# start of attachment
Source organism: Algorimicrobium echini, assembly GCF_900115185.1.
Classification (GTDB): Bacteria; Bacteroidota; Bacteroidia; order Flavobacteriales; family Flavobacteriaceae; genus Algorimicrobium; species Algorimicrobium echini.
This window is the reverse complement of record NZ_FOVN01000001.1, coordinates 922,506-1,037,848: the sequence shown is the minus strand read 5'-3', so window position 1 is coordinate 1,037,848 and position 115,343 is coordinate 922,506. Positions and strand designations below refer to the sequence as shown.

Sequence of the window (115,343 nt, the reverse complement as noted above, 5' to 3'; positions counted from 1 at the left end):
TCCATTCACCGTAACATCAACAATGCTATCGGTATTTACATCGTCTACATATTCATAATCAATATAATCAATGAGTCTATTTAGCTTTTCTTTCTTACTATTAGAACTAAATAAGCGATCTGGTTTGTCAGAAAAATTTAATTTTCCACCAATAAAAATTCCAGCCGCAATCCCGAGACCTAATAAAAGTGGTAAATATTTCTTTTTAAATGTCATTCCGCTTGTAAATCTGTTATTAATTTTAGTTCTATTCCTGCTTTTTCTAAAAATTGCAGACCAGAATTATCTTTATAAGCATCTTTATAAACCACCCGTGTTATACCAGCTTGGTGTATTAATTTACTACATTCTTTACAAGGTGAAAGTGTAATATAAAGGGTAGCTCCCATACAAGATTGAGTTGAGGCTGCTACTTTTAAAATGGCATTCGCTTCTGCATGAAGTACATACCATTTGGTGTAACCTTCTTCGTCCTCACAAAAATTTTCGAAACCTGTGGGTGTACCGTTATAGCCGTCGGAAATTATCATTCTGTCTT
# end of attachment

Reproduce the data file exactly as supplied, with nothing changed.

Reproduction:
Source organism: Algorimicrobium echini, assembly GCF_900115185.1.
Classification (GTDB): Bacteria; Bacteroidota; Bacteroidia; order Flavobacteriales; family Flavobacteriaceae; genus Algorimicrobium; species Algorimicrobium echini.
This window is the reverse complement of record NZ_FOVN01000001.1, coordinates 922,506-1,037,848: the sequence shown is the minus strand read 5'-3', so window position 1 is coordinate 1,037,848 and position 115,343 is coordinate 922,506. Positions and strand designations below refer to the sequence as shown.

Sequence of the window (115,343 nt, the reverse complement as noted above, 5' to 3'; positions counted from 1 at the left end):
TCCATTCACCGTAACATCAACAATGCTATCGGTATTTACATCGTCTACATATTCATAATCAATATAATCAATGAGTCTATTTAGCTTTTCTTTCTTACTATTAGAACTAAATAAGCGATCTGGTTTGTCAGAAAAATTTAATTTTCCACCAATAAAAATTCCAGCCGCAATCCCGAGACCTAATAAAAGTGGTAAATATTTCTTTTTAAATGTCATTCCGCTTGTAAATCTGTTATTAATTTTAGTTCTATTCCTGCTTTTTCTAAAAATTGCAGACCAGAATTATCTTTATAAGCATCTTTATAAACCACCCGTGTTATACCAGCTTGGTGTATTAATTTACTACATTCTTTACAAGGTGAAAGTGTAATATAAAGGGTAGCTCCCATACAAGATTGAGTTGAGGCTGCTACTTTTAAAATGGCATTCGCTTCTGCATGAAGTACATACCATTTGGTGTAACCTTCTTCGTCCTCACAAAAATTTTCGAAACCTGTGGGTGTACCGTTATAGCCGTCGGAAATTATCATTCTGTCTT